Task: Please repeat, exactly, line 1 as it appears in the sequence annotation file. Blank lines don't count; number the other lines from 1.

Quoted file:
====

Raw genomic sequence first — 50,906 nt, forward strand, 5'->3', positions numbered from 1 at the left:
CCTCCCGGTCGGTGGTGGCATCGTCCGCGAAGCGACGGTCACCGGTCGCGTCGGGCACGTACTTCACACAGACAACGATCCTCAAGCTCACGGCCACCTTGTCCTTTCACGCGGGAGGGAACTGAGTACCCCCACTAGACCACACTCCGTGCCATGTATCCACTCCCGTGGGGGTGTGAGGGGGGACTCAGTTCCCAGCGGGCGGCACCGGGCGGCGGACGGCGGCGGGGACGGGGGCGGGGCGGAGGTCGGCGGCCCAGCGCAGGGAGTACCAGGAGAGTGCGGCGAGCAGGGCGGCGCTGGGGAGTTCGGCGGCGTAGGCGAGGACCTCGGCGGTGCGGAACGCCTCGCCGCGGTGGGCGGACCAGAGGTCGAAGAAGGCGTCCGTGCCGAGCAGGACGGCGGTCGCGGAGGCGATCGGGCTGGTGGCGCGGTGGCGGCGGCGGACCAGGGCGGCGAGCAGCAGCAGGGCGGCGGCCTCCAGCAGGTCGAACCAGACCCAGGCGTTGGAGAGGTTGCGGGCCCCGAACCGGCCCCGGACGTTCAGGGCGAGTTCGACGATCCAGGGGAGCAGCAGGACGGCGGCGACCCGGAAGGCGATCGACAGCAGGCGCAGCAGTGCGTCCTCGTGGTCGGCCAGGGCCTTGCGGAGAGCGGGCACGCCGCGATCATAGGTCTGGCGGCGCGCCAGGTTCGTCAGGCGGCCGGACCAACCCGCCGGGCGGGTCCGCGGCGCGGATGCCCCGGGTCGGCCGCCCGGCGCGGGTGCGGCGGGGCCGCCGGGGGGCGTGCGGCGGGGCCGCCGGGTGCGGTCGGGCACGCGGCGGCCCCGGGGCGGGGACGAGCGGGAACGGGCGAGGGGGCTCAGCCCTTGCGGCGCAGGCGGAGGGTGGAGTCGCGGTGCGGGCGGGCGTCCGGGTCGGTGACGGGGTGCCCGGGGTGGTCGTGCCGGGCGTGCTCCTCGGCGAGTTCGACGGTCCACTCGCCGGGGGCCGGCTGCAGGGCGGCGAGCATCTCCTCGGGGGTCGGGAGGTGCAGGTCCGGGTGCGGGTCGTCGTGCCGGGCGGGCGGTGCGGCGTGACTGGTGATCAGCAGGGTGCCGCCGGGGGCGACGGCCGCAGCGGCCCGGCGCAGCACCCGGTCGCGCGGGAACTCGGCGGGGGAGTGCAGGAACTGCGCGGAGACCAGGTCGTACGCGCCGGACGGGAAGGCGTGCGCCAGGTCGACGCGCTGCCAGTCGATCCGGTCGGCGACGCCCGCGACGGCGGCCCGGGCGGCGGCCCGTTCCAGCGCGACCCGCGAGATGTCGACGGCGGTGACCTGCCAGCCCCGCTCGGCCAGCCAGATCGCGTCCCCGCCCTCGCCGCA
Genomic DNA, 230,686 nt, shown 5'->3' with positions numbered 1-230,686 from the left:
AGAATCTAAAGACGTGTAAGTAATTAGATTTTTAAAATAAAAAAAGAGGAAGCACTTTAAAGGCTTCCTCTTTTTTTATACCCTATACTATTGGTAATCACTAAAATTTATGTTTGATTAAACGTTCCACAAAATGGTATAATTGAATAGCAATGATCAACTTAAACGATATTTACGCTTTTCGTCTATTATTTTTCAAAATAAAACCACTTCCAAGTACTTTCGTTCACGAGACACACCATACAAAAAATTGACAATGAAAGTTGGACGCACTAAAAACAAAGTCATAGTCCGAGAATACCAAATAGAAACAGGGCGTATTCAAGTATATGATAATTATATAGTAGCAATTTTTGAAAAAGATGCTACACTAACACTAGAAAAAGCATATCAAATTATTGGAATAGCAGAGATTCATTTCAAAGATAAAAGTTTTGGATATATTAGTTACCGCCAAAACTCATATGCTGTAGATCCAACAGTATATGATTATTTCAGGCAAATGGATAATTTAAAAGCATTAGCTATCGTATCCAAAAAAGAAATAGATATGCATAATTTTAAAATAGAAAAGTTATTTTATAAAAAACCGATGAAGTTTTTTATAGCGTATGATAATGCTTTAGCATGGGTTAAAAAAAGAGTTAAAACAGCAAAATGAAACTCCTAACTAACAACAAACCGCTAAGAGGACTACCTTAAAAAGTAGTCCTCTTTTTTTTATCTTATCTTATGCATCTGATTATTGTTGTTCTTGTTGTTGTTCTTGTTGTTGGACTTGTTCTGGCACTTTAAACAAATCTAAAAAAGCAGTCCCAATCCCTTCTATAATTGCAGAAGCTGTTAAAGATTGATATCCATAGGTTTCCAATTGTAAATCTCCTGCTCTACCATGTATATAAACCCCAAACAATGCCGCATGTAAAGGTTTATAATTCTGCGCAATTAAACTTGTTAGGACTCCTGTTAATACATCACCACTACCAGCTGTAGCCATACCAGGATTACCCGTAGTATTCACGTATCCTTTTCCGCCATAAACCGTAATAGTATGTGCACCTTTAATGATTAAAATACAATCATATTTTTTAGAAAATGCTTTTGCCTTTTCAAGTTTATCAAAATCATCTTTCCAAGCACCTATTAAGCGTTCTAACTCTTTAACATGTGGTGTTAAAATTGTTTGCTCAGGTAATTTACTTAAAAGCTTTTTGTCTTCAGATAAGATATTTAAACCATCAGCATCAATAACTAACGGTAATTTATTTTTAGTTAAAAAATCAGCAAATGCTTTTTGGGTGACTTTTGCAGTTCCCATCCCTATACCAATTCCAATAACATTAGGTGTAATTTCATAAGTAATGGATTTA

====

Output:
Raw genomic sequence first — 50,906 nt, forward strand, 5'->3', positions numbered from 1 at the left: